Melbourne theatre is back! After what feels like a lifetime Melbourne Theatre Company has finally opened their first mainstage production exactly one year to the day since the season of David Williamson’s Emerald City opened and was cut short due to…well, you know the rest. The play they have chosen for this conspicuous debut is Sexual Misconduct of the Middle Classes and it’s a doozy. The wait has been worth it.
Written by Canadian playwright Hannah Moscovitch this intimate two-hander takes the cliched narrative of a love affair between an older male professor and a younger female student and unpacks it through a post #MeToo filter. Jon’s (Dan Spielman) third marriage is falling apart and he’s trying to finish his latest novel when he embarks on a secret affair with a 19-year-old student Annie (Izabella Yena). Gender power dynamics, ingrained societal notions of sexuality and personal culpability are just some of the issues explored in this very wordy and powerfully prescient play.
‘Gender power dynamics, ingrained societal notions of sexuality and personal culpability are just some of the issues explored in this very wordy and powerfully prescient play.’
The majority of Sexual Misconduct is told from Jon’s point of view and the structure of the piece takes it cue from university lectures and essays; chapter titles are projected on a screen throughout and many of Jon’s speeches to the audience make you feel like you’re back at uni. Whilst there is a lot of dialogue it’s often what’s not said that packs a punch; sentences are often cut-off midway, thoughts are left dangling and long silences permeate.
Moscovitch wisely acknowledges the preconceived notions of this traditional relationship set-up early on and incorporates the fallout from the #MeToo movement directly into the story, propelling the narrative towards a concise and compelling conclusion. Without giving too much away, Annie gets to take control of her story and Jon is silenced. These thrilling final moments are spectacularly achieved through Petra Kalive’s nuanced direction.
Sexual Misconduct was originally slated to appear in MTC’s 2020 season and was set to play on the small stage of the Fairfax theatre. The set has now been redesigned to fill the larger space of the Sumner and unfortunately the aesthetics don’t quite gel with the intimate nature of the piece. The actors are dwarfed by large set pieces on either side of the stage, which seem to represent the university setting and Jon’s residence respectively. There are piles of boxes and chairs stacked on tables at the rear of the stage, but these aren’t really utilised throughout the performance. Perhaps there is a reference to the unfinished nature of the narrative buried somewhere in the set design, but it predominantly comes across as unnecessary. The lighting design begins quite subtle before becoming starker and more dramatic as the characters’ stakes get higher. The potency of the aforementioned conclusion is made all the more successful by the set and lighting design; it’s a memorable moment.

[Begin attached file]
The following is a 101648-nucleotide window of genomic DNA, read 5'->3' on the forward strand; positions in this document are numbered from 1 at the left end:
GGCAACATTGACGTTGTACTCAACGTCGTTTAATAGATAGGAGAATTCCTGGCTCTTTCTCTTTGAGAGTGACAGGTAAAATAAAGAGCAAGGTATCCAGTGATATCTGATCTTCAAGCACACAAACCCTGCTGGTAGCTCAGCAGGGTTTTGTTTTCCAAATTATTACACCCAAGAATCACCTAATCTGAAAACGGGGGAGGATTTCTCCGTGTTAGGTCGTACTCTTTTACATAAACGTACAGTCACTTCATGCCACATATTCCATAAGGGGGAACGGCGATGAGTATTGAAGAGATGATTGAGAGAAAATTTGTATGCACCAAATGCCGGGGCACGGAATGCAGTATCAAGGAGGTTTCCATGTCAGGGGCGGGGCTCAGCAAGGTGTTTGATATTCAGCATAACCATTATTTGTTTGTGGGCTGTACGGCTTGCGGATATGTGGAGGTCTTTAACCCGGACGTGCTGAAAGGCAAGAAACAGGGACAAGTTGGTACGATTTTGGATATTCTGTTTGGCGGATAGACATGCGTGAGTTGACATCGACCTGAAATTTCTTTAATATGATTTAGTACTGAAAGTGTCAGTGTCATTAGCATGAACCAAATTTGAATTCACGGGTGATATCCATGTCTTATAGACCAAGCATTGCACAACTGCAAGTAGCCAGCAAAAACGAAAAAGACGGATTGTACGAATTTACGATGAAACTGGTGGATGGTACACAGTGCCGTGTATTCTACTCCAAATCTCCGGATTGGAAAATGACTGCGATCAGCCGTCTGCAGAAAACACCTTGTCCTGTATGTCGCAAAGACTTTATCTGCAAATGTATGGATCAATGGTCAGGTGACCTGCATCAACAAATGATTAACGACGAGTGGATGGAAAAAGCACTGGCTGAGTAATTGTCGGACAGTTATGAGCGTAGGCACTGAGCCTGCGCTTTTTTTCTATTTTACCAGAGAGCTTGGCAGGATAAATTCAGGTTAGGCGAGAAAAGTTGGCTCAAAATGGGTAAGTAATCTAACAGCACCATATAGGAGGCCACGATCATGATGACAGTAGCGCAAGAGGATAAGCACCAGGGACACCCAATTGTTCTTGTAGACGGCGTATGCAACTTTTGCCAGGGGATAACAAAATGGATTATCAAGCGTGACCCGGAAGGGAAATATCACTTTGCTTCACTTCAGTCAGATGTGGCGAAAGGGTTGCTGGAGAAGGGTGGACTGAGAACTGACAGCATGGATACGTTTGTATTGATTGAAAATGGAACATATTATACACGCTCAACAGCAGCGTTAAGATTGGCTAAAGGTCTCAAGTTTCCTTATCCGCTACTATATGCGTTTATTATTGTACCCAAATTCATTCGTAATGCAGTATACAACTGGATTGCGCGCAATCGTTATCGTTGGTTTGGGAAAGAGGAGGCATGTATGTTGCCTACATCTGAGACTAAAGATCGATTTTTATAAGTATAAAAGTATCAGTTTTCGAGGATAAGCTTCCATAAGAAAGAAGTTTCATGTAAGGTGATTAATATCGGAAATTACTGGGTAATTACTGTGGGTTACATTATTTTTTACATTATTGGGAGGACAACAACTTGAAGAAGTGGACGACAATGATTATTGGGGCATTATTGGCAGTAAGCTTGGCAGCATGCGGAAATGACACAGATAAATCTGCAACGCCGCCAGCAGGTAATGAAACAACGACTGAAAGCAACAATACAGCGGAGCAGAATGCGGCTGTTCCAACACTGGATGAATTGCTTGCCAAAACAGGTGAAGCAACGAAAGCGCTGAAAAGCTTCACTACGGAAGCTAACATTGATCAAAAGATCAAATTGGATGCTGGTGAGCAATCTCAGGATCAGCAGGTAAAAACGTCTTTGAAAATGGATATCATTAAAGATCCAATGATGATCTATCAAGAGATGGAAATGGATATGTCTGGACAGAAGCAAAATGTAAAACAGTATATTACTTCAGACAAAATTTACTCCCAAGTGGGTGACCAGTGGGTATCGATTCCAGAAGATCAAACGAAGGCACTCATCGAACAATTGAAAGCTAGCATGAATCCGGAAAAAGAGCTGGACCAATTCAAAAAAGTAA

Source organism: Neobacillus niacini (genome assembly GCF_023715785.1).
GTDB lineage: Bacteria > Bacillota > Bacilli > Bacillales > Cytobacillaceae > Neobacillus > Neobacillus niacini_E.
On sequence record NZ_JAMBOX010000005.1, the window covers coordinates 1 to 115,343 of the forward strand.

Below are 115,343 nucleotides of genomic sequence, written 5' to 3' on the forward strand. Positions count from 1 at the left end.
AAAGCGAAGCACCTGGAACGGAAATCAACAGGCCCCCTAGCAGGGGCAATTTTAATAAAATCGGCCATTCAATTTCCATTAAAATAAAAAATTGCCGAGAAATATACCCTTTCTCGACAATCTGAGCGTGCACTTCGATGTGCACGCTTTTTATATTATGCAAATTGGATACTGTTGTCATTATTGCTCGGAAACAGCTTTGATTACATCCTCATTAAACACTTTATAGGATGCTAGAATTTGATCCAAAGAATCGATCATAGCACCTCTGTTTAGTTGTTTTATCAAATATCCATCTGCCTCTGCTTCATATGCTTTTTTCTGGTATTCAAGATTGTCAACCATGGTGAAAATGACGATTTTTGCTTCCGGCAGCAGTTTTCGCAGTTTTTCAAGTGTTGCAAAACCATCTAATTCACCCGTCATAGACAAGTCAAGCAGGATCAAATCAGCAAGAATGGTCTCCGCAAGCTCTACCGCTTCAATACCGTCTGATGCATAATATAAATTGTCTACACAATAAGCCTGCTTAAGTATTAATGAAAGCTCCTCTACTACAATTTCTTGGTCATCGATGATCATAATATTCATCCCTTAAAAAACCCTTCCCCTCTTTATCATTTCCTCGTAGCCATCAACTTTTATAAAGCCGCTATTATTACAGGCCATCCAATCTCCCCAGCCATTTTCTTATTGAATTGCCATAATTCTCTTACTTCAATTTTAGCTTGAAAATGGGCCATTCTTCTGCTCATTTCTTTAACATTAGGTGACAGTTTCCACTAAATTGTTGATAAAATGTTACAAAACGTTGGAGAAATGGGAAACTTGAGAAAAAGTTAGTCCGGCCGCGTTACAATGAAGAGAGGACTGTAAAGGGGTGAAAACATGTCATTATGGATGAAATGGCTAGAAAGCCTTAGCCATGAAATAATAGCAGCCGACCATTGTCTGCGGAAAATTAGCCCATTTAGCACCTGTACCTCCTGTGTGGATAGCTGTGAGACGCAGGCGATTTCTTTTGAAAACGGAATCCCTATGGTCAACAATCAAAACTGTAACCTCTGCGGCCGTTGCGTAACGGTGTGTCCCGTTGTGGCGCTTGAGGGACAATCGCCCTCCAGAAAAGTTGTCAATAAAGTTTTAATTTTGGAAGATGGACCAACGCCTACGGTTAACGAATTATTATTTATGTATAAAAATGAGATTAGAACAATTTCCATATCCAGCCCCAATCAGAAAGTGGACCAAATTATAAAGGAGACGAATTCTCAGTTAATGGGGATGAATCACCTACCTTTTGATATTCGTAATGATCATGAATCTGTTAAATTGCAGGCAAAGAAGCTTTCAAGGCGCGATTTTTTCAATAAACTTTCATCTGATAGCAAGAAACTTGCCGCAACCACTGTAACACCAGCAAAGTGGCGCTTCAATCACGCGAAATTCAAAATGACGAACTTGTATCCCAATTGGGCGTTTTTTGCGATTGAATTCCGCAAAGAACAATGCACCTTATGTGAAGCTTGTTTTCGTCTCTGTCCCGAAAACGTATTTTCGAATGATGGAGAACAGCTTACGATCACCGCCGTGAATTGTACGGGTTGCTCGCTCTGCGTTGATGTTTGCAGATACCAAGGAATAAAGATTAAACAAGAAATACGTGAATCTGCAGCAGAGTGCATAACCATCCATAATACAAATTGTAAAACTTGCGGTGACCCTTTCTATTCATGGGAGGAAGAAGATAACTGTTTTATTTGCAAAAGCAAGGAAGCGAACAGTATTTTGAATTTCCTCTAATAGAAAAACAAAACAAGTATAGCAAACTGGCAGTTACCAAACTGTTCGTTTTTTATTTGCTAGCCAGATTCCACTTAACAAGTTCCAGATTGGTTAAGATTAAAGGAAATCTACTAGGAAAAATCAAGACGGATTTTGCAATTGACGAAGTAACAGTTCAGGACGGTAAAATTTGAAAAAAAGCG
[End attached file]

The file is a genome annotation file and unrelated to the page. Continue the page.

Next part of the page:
Spielman and Yena are both wonderful in their roles. The play treats both characters with equal sympathy and gravitas and the actors have created dynamic well-rounded performances. Spielman has a unique connection to the audience from the outset; he’s refreshingly in-the-moment and skilfully plays off the reactions from the viewers. His Jon remains somewhat empathetic even as the darker side of his motivations are exposed, not an easy feat for any actor. As soon as she enters the stage Yena is like a breath of fresh air. She nails Annie’s youthful energy and deftly handles the emerging agency of the character as she matures through the different time jumps in the story. Yena’s perfectly calibrated performance is integral to achieving the breathtaking power of the play’s denouement.
‘The play treats both characters with equal sympathy and gravitas and the actors have created dynamic well-rounded performances.’
It’s difficult to put into words the electricity and excitement that was palpable at the opening night performance of Sexual Misconduct of the Middle Classes. After many months of deprivation, the Melbourne crowd couldn’t wait to experience live theatre in our city again. This production is the perfect way to kick start a brighter 2021 and does everything we want good theatre to do; it entertains but asks some very serious questions and, finally, we can answer.
Rating: 4 stars out of 5 ★★★★
Sexual Misconduct of the Middle Classes by Hannah Moscovitch
A Melbourne Theatre Company production
Cast: Dan Spielman and Izabella Yena
South Bank Theatre, The Sumner, VIC
6 march – 1 April 2021